In the last few years, we’ve heard a lot of passionate political speeches about so-called free trade agreements. It’s a topic that is really more than a century old in this country, going back as far as 1911 when the failed push for “Reciprocity” between Canada and the U.S. made headlines as a hot-button issue.
But it wasn’t until 1944 that we made our first free trade agreement with the U.S., and even then, it was strictly for duty-free trade in farm equipment.
At the time, there was an urgent need for updated farm machinery on both sides of the border to keep food production up. Wartime demands virtually put a stop to the manufacture of anything other than military material. So the deal met an urgent, shared need at the time, and there hasn’t been any real political wrangling over it since.
None of that is quite true of 21st century “free-trade” deals. To start with, they’re political footballs. But equally important, they’re much too complex to be called “free.”
“Free trade implies there are no barriers to trade in goods and services or labour mobility,” says Ryan Cardwell, professor in the department of agricultural economics at the University of Manitoba. “We certainly have nothing even closely resembling that. What we’re talking about… is moving toward freer trade.”
In 1944, North America was all the trading area that many farm equipment manufacturers were interested in, at least in the near term. There was ample demand here to keep order books filled for a long time, and the rest of the world was in turmoil anyway.
Today, by contrast, most Canadian farm machinery manufacturers have a global vision, which explains why recent trade agreements like the new Trans-Pacific Partnership (TPP) have caught the attention of manufacturers’ associations.
Ron Koslowsky, vice-president of the Canadian Manufacturers & Exporters, Manitoba, sums up the impact of TPP, saying it will put his manufacturers in a better position to make sales.
Because the TPP includes emerging Asian economies, ag equipment companies may be among the most likely to see new opportunities in that region.
Adds Koslowsky: “There’s a saying that Europe is Canada’s past, the U.S. is its present, and Asia is its future.”
In fact, most global machinery brands have had their eyes on all the emerging world economies, including Asia, where farm mechanization is just beginning and future profit potential is high. Using a trade agreement advantage to help stake a claim on machinery markets in Asia could offer Canadian companies a handsome share of those profits — if they can provide the kind of equipment these countries need, which for most won’t likely be the typical broad-acre machines many Canadian firms currently build.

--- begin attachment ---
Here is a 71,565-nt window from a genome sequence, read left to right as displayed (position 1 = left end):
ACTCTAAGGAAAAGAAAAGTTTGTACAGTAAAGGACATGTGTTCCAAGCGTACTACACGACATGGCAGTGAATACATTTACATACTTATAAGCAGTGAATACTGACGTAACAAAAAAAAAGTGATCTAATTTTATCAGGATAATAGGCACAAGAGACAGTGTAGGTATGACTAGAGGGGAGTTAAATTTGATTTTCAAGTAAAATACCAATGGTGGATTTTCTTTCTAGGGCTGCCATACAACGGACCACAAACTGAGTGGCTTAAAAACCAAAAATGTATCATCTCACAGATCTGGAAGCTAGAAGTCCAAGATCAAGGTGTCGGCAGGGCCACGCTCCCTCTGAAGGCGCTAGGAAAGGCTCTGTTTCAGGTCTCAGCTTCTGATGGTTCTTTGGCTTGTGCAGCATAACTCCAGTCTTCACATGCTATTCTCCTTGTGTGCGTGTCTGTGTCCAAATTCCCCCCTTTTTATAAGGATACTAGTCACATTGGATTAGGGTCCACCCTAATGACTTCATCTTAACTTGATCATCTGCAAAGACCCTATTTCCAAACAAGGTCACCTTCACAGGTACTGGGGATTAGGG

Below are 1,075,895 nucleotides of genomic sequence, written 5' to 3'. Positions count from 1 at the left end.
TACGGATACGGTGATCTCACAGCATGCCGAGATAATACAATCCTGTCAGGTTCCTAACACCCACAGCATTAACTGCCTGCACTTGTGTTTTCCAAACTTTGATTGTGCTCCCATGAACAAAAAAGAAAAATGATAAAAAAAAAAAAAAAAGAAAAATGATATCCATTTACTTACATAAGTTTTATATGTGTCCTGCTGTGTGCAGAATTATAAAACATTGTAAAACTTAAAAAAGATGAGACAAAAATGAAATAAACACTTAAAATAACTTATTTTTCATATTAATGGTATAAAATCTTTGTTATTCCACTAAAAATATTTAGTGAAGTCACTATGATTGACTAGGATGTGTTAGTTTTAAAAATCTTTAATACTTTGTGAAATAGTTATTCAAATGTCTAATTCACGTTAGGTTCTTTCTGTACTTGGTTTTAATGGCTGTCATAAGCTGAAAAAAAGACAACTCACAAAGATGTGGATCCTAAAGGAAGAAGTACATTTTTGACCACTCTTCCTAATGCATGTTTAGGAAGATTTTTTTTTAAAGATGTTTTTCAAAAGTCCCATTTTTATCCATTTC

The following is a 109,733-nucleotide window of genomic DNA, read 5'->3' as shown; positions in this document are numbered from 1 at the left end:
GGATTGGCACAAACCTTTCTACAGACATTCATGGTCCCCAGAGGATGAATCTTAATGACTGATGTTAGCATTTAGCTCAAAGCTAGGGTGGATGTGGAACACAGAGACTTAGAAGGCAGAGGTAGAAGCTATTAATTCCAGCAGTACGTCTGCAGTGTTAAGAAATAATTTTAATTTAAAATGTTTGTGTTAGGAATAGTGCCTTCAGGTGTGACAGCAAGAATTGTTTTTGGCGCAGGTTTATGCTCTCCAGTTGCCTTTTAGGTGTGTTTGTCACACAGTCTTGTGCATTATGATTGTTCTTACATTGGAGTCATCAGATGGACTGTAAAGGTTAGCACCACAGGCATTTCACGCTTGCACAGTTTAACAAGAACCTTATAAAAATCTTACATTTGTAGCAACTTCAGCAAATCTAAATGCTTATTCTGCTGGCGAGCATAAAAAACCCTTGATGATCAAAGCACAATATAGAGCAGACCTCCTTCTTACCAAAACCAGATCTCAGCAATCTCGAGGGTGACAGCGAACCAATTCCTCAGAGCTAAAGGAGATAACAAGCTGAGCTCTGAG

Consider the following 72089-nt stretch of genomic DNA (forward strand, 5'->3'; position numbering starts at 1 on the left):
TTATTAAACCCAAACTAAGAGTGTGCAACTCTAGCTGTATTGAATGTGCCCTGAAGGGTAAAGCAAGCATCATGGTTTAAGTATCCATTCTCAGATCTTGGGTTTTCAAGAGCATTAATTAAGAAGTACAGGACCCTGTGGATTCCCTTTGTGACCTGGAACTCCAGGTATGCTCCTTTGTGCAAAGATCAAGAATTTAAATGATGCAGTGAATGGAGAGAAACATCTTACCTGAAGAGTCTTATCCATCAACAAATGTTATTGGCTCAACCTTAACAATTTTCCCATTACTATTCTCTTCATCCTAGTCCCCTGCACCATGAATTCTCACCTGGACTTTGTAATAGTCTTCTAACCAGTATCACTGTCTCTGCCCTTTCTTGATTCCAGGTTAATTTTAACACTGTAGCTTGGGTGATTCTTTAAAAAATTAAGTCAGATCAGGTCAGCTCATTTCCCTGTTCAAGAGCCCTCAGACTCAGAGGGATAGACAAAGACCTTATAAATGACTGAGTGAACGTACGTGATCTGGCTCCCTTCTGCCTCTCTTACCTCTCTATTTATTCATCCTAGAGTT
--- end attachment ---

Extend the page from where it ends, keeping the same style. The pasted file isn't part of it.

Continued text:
Koslowsky thinks the TPP could give all types of Canadian manufacturers a leg up in that market. But companies will have to step up and take advantage of any opportunities the deal presents.
“Vietnam now applies tariffs of up to 20 per cent; Malasia, 30 per cent…,” Koslowsky says. “Over time, those tariffs will come down… (and)… they’ll be hungry (for equipment), because they’re growing like China.”
“The challenge is going to be to ensure our companies are aggressive and tackle those opportunities. It doesn’t help if we have a deal and the companies don’t act on it. That’s going to be the next thing
But not all manufacturing sectors are fully onside. Think auto parts, for example.
“It’s a heated debate,” says Gordon Betcherman, professor in the School of International Development and Global Studies at the University of Ottawa. “There are people that argue very strenuously for free trade and people who argue strenuously against it. The truth is somewhere in the middle.”
There are also political considerations, partly because politicians sell trade deals as job makers. “Free trade is not about jobs,” Betcherman says. “Even the most doctrinaire advocate of free trade among economists would not argue it creates jobs.”
The University of Manitoba’s Cardwell agrees. Most mainstream debate over trade agreements misses the point, he says. With trade deals, it’s actually consumers who are the real winners.
“As we listen to political debates and press coverage of trade agreements,” Cardwell says, “it’s painfully frustrating, because it’s always a focus on what will happen to dairy producers or what will happen to cattle ranchers. Of course that’s important. But what’s never brought up are the much, much larger benefits that can fall to consumers because of freer trade.”
“I think, as consumers, it would be very hard to argue that we’re not better off,” adds Betcherman. “We can get higher quality products at a cheaper price if we’re not limited in terms of where we can buy them from. But there are a lot of people, industries and communities that can be displaced by freer trade if other people in communities in other countries can do (their jobs or manufacture products) more efficiently.”